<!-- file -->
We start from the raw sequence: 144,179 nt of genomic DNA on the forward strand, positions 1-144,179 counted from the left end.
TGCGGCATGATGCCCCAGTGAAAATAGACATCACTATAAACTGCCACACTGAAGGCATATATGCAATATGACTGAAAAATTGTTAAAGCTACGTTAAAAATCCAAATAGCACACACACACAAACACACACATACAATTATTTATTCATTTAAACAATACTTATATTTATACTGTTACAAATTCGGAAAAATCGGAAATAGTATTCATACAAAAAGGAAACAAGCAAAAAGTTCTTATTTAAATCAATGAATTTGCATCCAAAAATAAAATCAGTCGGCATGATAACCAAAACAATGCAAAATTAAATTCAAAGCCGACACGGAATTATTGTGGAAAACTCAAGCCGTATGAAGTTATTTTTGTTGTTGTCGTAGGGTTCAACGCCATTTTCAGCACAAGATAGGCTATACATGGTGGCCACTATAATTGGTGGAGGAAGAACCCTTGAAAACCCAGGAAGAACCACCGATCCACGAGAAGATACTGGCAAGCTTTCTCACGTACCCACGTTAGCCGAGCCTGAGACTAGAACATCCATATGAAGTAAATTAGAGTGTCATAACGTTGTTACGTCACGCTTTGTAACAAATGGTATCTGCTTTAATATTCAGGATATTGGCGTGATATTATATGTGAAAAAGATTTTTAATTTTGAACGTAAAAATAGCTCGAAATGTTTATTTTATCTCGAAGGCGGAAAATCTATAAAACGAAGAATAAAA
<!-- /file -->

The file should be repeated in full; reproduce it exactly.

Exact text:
We start from the raw sequence: 144,179 nt of genomic DNA on the forward strand, positions 1-144,179 counted from the left end.
TGCGGCATGATGCCCCAGTGAAAATAGACATCACTATAAACTGCCACACTGAAGGCATATATGCAATATGACTGAAAAATTGTTAAAGCTACGTTAAAAATCCAAATAGCACACACACACAAACACACACATACAATTATTTATTCATTTAAACAATACTTATATTTATACTGTTACAAATTCGGAAAAATCGGAAATAGTATTCATACAAAAAGGAAACAAGCAAAAAGTTCTTATTTAAATCAATGAATTTGCATCCAAAAATAAAATCAGTCGGCATGATAACCAAAACAATGCAAAATTAAATTCAAAGCCGACACGGAATTATTGTGGAAAACTCAAGCCGTATGAAGTTATTTTTGTTGTTGTCGTAGGGTTCAACGCCATTTTCAGCACAAGATAGGCTATACATGGTGGCCACTATAATTGGTGGAGGAAGAACCCTTGAAAACCCAGGAAGAACCACCGATCCACGAGAAGATACTGGCAAGCTTTCTCACGTACCCACGTTAGCCGAGCCTGAGACTAGAACATCCATATGAAGTAAATTAGAGTGTCATAACGTTGTTACGTCACGCTTTGTAACAAATGGTATCTGCTTTAATATTCAGGATATTGGCGTGATATTATATGTGAAAAAGATTTTTAATTTTGAACGTAAAAATAGCTCGAAATGTTTATTTTATCTCGAAGGCGGAAAATCTATAAAACGAAGAATAAAA